Speaking in an interview Maisha Magic’s Stori Yangu segment, famous Gospel artiste Kambua moved the hearts of many after for the first time sharing about an accident that left her with ‘horrible’ scars.
Kambua narrated how she was hospitalized for three months after she fell in a basin full of hot water. She was three years old.
‘Nilichomeka vibaya sana, ilikuwa 3rd degree burns. For three months i was admitted in hospital with third-degree burns. The doctors despaired…there was little hope for me. But god still had a plan for my life. God saved me from the sting of death, and in spite of what the doctors feared, i began my slow but steady journey to recovery.’ she narrated in part.’
‘Due to the damage caused on my skin by the burns, the doctors suggested that my family take me for plastic surgery, but before a decision could be made, the great physician, jehovah rapha, continued to restore me. It got to a point where the doctors said there probably would be no use for plastic surgery because it seemed that i was recovering speedily and better than they had expected. I am now alive with only scars to show that i went through the valley of the shadow of death.’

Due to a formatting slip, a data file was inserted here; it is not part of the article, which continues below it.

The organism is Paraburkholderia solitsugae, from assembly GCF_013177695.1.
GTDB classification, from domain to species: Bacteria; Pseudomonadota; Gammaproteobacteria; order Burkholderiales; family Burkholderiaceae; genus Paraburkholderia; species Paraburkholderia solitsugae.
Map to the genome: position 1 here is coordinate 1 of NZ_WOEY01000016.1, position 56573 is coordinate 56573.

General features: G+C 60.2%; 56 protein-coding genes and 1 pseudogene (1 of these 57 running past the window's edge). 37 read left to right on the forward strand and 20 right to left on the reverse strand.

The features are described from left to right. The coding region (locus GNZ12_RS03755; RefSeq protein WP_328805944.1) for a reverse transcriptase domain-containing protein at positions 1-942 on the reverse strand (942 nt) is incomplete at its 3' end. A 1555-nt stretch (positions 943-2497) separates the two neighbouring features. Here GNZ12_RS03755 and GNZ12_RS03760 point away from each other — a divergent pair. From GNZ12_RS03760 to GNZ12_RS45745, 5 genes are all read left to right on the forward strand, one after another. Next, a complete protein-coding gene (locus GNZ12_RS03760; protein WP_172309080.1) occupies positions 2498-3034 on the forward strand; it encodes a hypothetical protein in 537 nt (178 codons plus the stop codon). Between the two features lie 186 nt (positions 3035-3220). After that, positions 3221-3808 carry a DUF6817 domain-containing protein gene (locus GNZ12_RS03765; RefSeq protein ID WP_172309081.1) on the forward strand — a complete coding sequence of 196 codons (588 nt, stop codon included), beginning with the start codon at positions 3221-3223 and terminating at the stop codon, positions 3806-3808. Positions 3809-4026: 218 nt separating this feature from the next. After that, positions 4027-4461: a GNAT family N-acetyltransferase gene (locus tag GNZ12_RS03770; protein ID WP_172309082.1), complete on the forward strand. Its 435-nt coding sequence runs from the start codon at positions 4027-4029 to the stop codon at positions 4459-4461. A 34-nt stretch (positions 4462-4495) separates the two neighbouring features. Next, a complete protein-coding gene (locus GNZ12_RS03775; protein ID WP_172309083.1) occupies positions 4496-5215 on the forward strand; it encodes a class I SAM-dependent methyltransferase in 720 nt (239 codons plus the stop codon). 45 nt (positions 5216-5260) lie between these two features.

Kambua who is known for her beauty explained that it took her long to accept herself after the accident. Her scars made her feel ugly.
‘Growing up i was very conscious of my scars, and what people thought of them. I worked hard to conceal them and would never expose myself publicly (for instance during swimming). I felt ugly, and always endeavored to protect myself from curious stares.’
She then gained courage and became comfortable in her own skin. She was no longer ashamed of her scars even when someone stared at her.
‘This freed me totally and liberated me from my fears. And though i’m human and sometimes feel a little self-conscious, especially when someone stares at my scars, i remind myself that god, my creator, loves me…scars and all! I also realized that the more comfortable i became in my own skin, the less of a big deal my scars were even in other people’s eyes.’